Mary Jane/Spider-Man

Mary Jane/Spider-Man
Mary-Jane/Spider-Man graphic novel review
  • North American Publisher / ISBN: Marvel - 978-0-7851-4185-3
  • Release date: 2009
  • UPC: 9780785141853
  • Contains adult content?: no
  • Does this pass the Bechdel test?: yes
  • Positive minority portrayal?: no
  • CATEGORIES: Superhero

Until a continuity reboot in 2008 Mary Jane Watson had been Spider-Man’s wife for several years, and his girlfriend for even more years before that. This is a chronological run-through of assorted pivotal appearances.

A version of Mary Jane’s first full appearance graces the cover without being inside. That’s understandable as it was the final panel of a story. We do have the follow-up in which a pattern is set as Peter Parker has to make a sharp exit because Spider-Man needs to fight the Rhino. That’s a decent Stan Lee and John Romita tale, but Mary Jane’s presence is peripheral.

That’s not the case in Gerry Conway and Alex Saviuk’s ‘Parallel Lives’, which establishes that Mary Jane was aware of Spider-Man’s identity long before she knew Peter Parker personally. It starts well enough and slides gradually down, but Kurt Busiek and Patrick Olliffe follow-up on that tale with wit and charm. It’s the type of story Busiek delivers so well, that of the ordinary person viewing a superhero in action, a decent science-based solution to a problem and the poor luck of the early Parker. It’s ground covered yet again by Tom DeFalco, blandly drawn by Ron Frenz, but Peter and Mary-Jane’s framing conversation is emotionally resonant.

Mary Wilshire drew all too few comics, a great shame based on the annual reprinted here, which also features a credible plot from Louise Simonson. Controller of the Spider Slayer Alastiar Smythe jumps to the entirely wrong conclusion that Mary-Jane is Spider-Man, marvelling at the brilliance of her disguise! It’s dragged out a little too long, though. The Spider Slayer and Smythe return when John Romita Jr illustrates a two-part story in which Mary-Jane turns down Peter’s proposal of marriage (sample page left). Romita Jr has now been around for so long that one forgets his 1980s style, which is already very well composed. David Michelinie’s story pushes the soap opera buttons in capable fashion, but, again, the story’s extended further than the plot.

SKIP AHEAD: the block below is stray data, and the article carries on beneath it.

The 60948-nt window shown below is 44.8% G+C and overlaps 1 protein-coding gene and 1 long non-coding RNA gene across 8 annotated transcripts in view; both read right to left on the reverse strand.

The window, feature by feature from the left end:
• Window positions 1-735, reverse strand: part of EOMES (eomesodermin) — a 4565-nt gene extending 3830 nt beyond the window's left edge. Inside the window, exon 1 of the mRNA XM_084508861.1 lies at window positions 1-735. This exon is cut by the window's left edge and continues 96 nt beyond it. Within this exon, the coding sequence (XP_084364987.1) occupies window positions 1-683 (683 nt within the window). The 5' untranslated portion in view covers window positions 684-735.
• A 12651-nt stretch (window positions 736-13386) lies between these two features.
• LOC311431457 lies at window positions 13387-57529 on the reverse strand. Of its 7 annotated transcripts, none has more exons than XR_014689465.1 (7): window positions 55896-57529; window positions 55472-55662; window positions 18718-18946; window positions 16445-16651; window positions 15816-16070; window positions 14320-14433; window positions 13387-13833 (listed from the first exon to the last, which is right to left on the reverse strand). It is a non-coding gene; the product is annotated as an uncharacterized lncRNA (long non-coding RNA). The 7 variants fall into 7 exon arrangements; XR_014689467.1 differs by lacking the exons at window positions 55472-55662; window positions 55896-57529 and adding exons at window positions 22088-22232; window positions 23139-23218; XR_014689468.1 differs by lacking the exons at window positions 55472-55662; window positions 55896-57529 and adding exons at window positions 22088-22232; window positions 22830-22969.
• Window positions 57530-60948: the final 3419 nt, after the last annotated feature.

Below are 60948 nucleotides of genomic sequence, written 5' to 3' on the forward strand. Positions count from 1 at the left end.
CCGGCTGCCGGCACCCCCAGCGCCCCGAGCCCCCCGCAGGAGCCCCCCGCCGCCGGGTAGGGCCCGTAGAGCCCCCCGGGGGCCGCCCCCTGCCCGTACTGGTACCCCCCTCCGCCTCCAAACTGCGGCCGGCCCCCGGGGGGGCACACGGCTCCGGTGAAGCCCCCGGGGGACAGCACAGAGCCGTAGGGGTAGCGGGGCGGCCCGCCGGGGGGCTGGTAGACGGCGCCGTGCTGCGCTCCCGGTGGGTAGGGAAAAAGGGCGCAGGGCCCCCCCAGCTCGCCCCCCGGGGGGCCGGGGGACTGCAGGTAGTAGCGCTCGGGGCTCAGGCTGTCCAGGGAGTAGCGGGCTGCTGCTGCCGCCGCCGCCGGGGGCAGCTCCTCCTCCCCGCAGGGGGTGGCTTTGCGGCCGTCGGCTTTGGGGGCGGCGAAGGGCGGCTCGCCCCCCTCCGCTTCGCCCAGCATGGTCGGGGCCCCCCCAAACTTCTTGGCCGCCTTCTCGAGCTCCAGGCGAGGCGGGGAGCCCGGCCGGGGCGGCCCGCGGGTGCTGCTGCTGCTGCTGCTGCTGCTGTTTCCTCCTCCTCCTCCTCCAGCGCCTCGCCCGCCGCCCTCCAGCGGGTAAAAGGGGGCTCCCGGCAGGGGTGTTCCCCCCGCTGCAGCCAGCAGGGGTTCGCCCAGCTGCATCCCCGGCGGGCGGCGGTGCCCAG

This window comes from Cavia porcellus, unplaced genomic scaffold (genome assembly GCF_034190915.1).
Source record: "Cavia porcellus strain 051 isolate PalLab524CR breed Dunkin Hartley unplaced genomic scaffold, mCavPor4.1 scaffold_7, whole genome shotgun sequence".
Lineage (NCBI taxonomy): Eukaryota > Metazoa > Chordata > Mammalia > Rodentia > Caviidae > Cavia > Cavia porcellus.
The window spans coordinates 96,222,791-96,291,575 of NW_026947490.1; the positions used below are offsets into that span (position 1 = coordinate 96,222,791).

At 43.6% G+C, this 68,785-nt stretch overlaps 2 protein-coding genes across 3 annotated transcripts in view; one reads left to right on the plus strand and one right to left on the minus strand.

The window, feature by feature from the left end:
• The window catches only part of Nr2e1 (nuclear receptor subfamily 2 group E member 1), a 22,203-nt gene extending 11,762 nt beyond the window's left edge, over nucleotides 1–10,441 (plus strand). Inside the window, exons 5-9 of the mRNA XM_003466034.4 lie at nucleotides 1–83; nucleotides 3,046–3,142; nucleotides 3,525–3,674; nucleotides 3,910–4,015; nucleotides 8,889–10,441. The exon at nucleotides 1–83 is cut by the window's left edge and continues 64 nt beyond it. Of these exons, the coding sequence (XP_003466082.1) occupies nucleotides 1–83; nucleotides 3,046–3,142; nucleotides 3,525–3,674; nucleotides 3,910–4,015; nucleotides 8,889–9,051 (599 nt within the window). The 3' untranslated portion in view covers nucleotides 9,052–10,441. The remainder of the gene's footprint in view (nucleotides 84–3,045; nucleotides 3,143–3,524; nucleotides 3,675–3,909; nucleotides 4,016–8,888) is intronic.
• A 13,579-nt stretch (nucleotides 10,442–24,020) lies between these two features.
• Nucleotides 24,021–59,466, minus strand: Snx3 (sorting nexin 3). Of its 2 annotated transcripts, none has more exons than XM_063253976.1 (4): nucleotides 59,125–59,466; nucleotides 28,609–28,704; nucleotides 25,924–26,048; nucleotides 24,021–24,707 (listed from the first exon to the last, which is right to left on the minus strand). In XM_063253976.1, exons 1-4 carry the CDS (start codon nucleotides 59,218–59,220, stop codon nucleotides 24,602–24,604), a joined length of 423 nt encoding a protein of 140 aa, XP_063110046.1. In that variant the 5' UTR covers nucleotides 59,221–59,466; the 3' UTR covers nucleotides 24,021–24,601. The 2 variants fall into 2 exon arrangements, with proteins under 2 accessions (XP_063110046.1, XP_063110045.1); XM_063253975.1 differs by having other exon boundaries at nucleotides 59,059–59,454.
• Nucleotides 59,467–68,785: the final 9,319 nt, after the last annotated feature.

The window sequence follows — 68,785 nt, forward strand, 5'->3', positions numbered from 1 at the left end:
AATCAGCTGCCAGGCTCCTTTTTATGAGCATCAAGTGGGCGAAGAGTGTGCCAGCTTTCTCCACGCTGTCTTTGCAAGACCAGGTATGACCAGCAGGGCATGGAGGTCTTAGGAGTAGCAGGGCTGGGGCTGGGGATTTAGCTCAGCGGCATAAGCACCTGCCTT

Michelinie’s still around for an issue in which Todd McFarlane’s pencilling has begun to escalate Spider-Man’s sales into the stratosphere. The work’s a combination of detail filled decoration and astoundingly distorted anatomy, but dynamically laid out. It’s a shame that editorial sloppiness doesn’t bother filling the readership in on what occurred prior to this conclusion of a multi-parter.

The best work here is by Romita Jr cemented in his more familiar style (sample art right), and part of the acclaimed Spider-Man run written by J. Michael Straczynski. The plot’s basic, featuring Captain America and Doctor Doom, but enlivened by Straczynski’s clever dialogue, decent dramatic pacing and great art. It’s a shame the lead-in’s not provided as it diminishes the effect. That can be found in The Life and Death of Spiders, or volume two of Amazing Spider-Man by JMS.

This collection was presumably issued partly to capitalise on fan anger about Mary Jane and Peter Parker being separated a year before this publication in One More Day. While including the long out of print graphic novel Parallel Lives, there are also some odd editorial choices. Why, for instance, include a story preceding the marriage of Peter and Mary Jane, in which they talk about their wedding, yet not bother reprinting the wedding itself?

It’s difficult to imagine the audience for this collection now, but given that used copies are available for little more than the price of a single new comic you may want to consider your options.